Here’s what typically happens:  He says, “Get ready.  I’m about to call you to something.”

We reply, “Well, what is it?  I probably need to pray about it first and decide if I’m ‘up to it’.  Then I need to see how it fits into my schedule and what repercussions I should expect.”

NO!!!  The conversation should be more like, “My child, I want you to . . .” and we say, “Yes, Lord” before He even finishes the sentence.  In Damascus there was a disciple named Ananias. The Lord called to him in a vision, “Ananias!”  “Yes, Lord,” he answered (Acts 9:10).  Then God tells Ananias to go to Saul/Paul–a scary proposition!  Ananias has some . . . let’s call them ‘hesitations’ (9:13-14), but he has already said “yes”, and there’s no doubt that He will obey.  A willingness to say “yes” doesn’t mean you’re foolhardy; it doesn’t mean you’ll never be afraid.  It means that you trust the One Who Asks, and you agree with Him regarding the status of your relationship which, as I said, determines your response.

So if we approach obedience like we approach favors for friends, we will consider our relationship with Jesus, and answer based on its depth and importance to us rather than looking at the task.

The relationship determines the response–not the risks, rewards, or rights.

And what, you may ask, about the reciprocity aspect of favor-doing in this context?  Well, He already gave everything, didn’t He?

Backward Answers

This is another one of those amazing thoughts that God gave me through reading to my son from his Bible-story book.  Maybe it’s the simplicity of the stories . . . I don’t know . . . but it often speaks to me when I get too wrapped up in the history/technicalities/details of the full Word.  That’s the ‘curse’ of a seminary education.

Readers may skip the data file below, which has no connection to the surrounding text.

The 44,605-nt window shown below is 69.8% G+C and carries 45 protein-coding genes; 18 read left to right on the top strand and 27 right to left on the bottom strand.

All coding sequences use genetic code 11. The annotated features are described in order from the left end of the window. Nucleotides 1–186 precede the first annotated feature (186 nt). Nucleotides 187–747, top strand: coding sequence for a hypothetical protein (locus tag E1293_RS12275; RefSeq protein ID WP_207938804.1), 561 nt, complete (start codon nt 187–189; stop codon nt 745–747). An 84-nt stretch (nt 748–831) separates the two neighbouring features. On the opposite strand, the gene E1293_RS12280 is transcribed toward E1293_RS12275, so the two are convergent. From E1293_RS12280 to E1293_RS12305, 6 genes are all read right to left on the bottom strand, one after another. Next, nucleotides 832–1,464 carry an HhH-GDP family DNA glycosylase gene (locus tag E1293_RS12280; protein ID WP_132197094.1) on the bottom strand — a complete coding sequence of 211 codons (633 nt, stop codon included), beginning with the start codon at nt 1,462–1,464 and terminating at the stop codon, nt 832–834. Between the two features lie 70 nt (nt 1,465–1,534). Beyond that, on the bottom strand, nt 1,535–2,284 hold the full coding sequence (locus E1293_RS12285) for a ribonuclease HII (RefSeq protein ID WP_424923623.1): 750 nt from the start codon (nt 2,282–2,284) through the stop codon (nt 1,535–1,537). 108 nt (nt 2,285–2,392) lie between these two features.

It was during the reign of Ahab, and Elijah had “caused” a famine in the land.  You can check my facts in 1 Kings 17, but as I said, I DO have a seminary degree . . . **just kidding** (about being a know-it-all, not about 1 Kings 17).  While everyone else subsisted on the verge of starvation, God fed Elijah, who was hiding in a ravine.  But then God let Elijah’s water supply dry up.  God immediately told Elijah to go to Zarephath, where a widow agreed to make him some bread every day despite her own lack of supplies. Continue reading

Between a Rock and a Hard Place

Have you ever had one of those moments when the Holy Spirit stretches out His big highlighter and causes the words to just jump out of the Bible?  I had one of those recently while reading a children’s Bible story book to my son.

When the Hebrews left Egypt, God sent them through the desert.  You can read it for yourself in Exodus 14.  I remember studying this in graduate school—how there were shorter, more direct paths to the Promised Land.  God sent them southeast when their destination was northeast.  He sent them toward the Red Sea, for which they had no boats, when they could have walked across that little spit of land that is now the Suez Canal.  He intentionally put them ‘between a rock and a hard place’.  (This idiom apparently comes from a Greek myth, but nobody knows for sure.  I tried to look it up.)  So why would God do that?  And what does it mean for me?